Friday 23 June 2006

Why I am not a universalist

On our new blog of the week, The Fire and the Rose, David Congdon has been posting a remarkably interesting series on the topic “Why I am a universalist.” He draws extensively on Karl Barth’s theology in support of a universalist view of grace. Naturally we can try to press Barth’s theology in this direction if we wish. But we shouldn’t forget that Barth himself was always sharply critical of “universalism.”

For Barth, the grace of God is characterised by freedom. On the one hand, this means that we can never impose limits on the scope of grace; and on the other hand, it means that we can never impose a universalist “system” on grace. In either case, we would be compromising the freedom of grace—we would be presuming that we can define the exact scope of God’s liberality. So Barth’s theology of grace includes a dialectical protest: Barth protests both against a system of universalism and against a denial of universalism! The crucial point is that God’s grace is free grace: it is nothing other than God himself acting in freedom. And if God acts in freedom, then we can neither deny nor affirm the possibility of universal salvation.

In Barth’s own words: “The proclamation of the Church must make allowance for this freedom of grace. Apokatastasis Panton? No, for a grace which automatically would ultimately have to embrace each and every one would certainly not be free grace. It surely would not be God’s grace. But would it be God’s free grace if we could absolutely deny that it could do that? Has Christ been sacrified only for our sins? Has he not ... been sacrificed for the whole world? … [Thus] the freedom of grace is preserved on both these sides” (Barth, God Here and Now, pp. 41-42).

For Barth, then, we can neither affirm nor deny the possibility that all will be saved. So what can we do? Barth’s answer is clear: we can “hope” (see CD IV/3, pp. 477-78). And as Hans Urs von Balthasar has also shown, there is all the difference in the world between believing in universal salvation and hoping for it.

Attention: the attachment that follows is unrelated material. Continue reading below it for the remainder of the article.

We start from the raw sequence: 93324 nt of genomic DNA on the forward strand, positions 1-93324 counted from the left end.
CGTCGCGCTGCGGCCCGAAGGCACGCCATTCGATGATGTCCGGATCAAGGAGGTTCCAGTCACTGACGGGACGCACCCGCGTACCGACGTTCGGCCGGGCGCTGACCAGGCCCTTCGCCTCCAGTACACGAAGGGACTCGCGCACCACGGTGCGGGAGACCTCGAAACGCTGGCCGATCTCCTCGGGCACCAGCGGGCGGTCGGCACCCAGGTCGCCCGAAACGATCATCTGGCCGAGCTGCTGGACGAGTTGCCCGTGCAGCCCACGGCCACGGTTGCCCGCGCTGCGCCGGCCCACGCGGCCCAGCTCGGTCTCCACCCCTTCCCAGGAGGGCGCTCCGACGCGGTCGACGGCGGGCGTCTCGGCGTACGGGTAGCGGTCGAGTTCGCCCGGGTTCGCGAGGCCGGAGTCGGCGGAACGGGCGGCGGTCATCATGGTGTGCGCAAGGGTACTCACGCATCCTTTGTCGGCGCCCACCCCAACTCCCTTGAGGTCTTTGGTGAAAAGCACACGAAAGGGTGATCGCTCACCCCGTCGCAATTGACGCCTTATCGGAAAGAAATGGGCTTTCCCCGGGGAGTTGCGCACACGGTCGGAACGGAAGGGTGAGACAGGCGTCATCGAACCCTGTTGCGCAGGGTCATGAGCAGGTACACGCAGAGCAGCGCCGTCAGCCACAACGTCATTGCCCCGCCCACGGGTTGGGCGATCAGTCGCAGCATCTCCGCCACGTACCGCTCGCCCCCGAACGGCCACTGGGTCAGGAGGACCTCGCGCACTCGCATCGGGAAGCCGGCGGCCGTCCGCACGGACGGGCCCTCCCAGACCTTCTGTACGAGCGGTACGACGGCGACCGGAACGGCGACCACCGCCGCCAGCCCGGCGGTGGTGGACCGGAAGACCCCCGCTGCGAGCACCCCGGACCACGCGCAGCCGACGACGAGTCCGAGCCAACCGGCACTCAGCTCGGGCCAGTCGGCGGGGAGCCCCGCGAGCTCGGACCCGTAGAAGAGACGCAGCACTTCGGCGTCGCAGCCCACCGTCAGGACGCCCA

byron smith said...

Thanks Ben, I've often heard people throwing around claims of Barth's universalism and that really helps to see why he denies both positions.

One quote I've heard attributed to him is "I do not teach universalism. I do not not teach universalism." Beautiful!

PS I've really enjoyed being your "blog of the week" for about the last three weeks... :-)

Anonymous said...

Appropriately enough, Flannery O'Connor narratively wrestles with the question of universalism in a very Barthian and von Balthasarian way, and the epiphanies in her stories are always demonstrations that, in the most unpromising of circumstances and the most unlikely of characters, salvation is always snapping at our heals, so hope remains.

Anonymous said...

I think discussions around the final, ultimate scope of God's salvation must take place within the context of hope and not of certitude. Hope and certainty belong to two different language games and we should not confuse one for the other. I deliberately say that this discussion must take place in the context of hope because I think that this is the position that we are lead to by the biblical witness.

However, hoping that God will save all is far more than simply shrugging one's shoulders and thinking, "well, God will do what God will do." No, if we persist in the hope (but not the certainty) that God will save all, then this has significant implications for how we live as Christians. As Moltmann has reminded us, eschatology matters, and this particular area of eschatology is no different. How does the ethic of a hopeful universalist differ from the ethic of an a person who holds to a doctrine of eternal death or damnation? I suspect it should differ quite a bit. If it does not then I think that the implication is that our "hope" is simply resignation cloaked in virtuous language.

Finally, it is also important for us to remember that "hope does not disappoint because the love of God has been poured out within our hearts through the holy Spirit." .

David W. Congdon said...